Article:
Treasure Trails have been around for a number of years now and my family are huge fans, having tried them in Whitby, Bury (East Lancashire Railway) and Clitheroe long before they were offered to us to review.
Aimed at the whole family from age 6 to 106, Treasure Trails involve following a self-guided tour around a local area on foot, or sometimes by car, cracking clues in a booklet and solving the mystery at the end.
Treasure trails have 3 formats to choose from: Murder Mystery, Treasure Hunt and Spy Trail. Each trail has a back story which is written inside the front page. This helps to set the scene and gives a purpose for your mission. We’ve thoroughly enjoyed Treasure Trails previously so there was absolutely no hesitation in agreeing to give the Bude Murder Mystery Trail and Cheddar Treasure Hunt trails a go this summer.
Bude Murder Mystery Trail
Bude was the fifth stop on our holiday tour of the South West that took us to towns and cities we’ve never been to before. As we didn’t know the Bude area at all we thought that a Treasure Trail around here on our first day would give us a flavour of what the town was like. We arrived and set up our caravan early in the afternoon so it was around 3pm before we started the trail. Our group is made up of my husband and I, our 3 children age 4, 6 and 8, and our dog, Molly.
Helpfully the trail in Bude starts at the Tourist Information Office where there is a public car park. You need to buy a ticket and we opted for 3 hours knowing that with 3 young children in tow we would never manage to get back in the time suggested (we were correct!).
The Murder Mystery Trail involves eliminating a number of suspects and weapons from a list in order to narrow it down to who committed the crime and with what weapon. Suspects and weapons are eliminated by following the directions around your chosen location and stopping off to look at a landmarks, signs, gravestones, house names or another detail, and matching it to items the list.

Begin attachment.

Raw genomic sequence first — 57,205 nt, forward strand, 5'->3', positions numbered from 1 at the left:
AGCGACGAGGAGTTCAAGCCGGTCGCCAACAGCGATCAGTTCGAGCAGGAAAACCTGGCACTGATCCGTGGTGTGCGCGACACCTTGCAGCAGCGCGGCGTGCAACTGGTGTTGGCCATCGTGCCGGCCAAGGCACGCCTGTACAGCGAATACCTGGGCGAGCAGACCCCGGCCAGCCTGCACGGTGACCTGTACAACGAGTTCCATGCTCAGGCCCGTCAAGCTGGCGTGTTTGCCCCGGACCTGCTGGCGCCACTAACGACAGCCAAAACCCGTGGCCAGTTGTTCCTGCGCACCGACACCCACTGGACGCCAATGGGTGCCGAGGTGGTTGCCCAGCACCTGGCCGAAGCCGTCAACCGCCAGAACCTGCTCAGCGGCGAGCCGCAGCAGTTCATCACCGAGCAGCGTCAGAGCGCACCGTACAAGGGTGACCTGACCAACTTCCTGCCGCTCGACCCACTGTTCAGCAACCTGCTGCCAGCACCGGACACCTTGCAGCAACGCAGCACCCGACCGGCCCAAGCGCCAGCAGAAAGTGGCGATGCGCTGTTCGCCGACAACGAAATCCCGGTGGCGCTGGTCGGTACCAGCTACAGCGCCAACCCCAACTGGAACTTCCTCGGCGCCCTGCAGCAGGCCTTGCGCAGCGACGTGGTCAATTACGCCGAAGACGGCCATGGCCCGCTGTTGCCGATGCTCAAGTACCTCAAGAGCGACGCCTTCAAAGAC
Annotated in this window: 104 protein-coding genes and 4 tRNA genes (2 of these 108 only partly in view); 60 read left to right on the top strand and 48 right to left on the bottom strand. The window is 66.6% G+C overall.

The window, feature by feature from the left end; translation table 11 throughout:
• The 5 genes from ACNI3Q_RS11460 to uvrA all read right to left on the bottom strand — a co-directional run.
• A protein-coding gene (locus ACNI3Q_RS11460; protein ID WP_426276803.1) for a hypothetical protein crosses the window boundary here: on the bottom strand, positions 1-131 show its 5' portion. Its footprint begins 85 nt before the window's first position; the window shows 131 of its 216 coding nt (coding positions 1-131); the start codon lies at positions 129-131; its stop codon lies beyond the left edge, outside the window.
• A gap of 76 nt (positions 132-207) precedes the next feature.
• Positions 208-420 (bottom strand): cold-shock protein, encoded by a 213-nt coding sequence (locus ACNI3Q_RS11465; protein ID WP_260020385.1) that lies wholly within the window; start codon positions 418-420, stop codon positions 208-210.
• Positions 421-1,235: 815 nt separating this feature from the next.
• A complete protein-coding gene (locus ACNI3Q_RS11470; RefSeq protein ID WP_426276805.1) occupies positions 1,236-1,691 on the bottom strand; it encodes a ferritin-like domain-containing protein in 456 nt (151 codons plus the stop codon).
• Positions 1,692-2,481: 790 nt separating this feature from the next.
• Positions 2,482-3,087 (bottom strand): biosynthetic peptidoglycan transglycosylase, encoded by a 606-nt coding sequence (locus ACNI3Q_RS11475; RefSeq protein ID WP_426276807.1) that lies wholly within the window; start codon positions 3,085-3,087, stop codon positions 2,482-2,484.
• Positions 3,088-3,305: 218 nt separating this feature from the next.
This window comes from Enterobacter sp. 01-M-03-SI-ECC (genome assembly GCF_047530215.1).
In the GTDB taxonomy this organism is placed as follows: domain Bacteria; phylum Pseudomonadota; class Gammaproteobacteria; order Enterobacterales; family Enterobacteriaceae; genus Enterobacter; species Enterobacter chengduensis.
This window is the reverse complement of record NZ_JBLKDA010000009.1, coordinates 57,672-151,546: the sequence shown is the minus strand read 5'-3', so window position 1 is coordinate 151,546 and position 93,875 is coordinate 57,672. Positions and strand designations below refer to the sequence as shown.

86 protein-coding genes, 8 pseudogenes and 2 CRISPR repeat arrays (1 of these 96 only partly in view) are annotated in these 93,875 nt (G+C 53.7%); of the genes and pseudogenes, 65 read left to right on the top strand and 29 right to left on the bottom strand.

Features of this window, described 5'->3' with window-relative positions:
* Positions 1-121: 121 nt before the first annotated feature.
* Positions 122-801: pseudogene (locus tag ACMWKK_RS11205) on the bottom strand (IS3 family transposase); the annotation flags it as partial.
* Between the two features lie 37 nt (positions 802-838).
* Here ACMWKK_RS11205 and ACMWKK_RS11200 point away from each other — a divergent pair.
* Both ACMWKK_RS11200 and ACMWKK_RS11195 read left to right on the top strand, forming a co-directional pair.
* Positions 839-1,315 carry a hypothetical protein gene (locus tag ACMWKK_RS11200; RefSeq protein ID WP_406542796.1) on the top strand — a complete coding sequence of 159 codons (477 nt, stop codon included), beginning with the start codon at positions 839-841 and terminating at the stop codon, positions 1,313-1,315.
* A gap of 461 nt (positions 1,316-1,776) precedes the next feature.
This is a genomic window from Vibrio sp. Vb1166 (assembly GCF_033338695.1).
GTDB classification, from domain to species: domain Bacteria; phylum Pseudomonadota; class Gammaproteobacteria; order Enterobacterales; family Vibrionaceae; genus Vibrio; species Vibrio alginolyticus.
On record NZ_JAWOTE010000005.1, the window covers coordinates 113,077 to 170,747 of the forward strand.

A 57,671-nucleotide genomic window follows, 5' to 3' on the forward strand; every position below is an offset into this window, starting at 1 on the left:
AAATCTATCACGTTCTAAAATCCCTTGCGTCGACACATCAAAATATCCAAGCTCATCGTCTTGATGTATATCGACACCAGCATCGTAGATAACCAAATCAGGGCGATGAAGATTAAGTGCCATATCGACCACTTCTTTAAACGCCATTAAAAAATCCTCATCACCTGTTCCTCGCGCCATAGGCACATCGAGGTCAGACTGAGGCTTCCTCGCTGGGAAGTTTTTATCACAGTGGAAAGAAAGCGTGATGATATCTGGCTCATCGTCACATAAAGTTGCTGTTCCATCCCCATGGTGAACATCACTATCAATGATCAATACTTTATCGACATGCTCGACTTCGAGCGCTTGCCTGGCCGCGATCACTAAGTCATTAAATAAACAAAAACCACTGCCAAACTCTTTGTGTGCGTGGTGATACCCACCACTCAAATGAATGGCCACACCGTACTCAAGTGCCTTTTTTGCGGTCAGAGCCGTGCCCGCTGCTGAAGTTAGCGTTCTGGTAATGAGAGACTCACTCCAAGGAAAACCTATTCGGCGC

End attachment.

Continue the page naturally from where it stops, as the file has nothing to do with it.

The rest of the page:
We enjoyed the fact the Bude trail took us around the sea front, the castle and the town truly giving us a whistle stop tour of the local tourist attractions. It also led us behind the rows of houses to a local church, a park and a war memorial amongst other things which we wouldn’t have seen otherwise. It doesn’t matter if you don’t know an area at all before you start as the booklet contains all the directions and landmarks you need to keep you on the right track.
We really enjoyed this Treasure Trail and found it was perfect for our 8 year old to take the lead on. He is a wanna-be super sleuth so what better way to indulge his passion! The 6 and 4 year old were happy enough to see all the different sights and were able to join in for much of the time. We rated this trail 10/10!
Cheddar Treasure Hunt Trail
Our sixth and final stop of our caravan tour of the South West was in the gorgeous village of Priddy near to Wells, Somerset. We were keen to find out more about major local tourist attraction Cheddar Gorge, so opted for this Treasure Hunt trail to do on the second day of our stay. We arrived after lunch on a lovely warm day ready and raring to go.
The treasure hunt has a different format to the murder mystery as in order to solve this problem place names must be eliminated from the treasure map until only one location remains – the location of where the treasure is hidden. After spending time exploring the pirating past of Cornwall the week previous we figured this would be right up our street!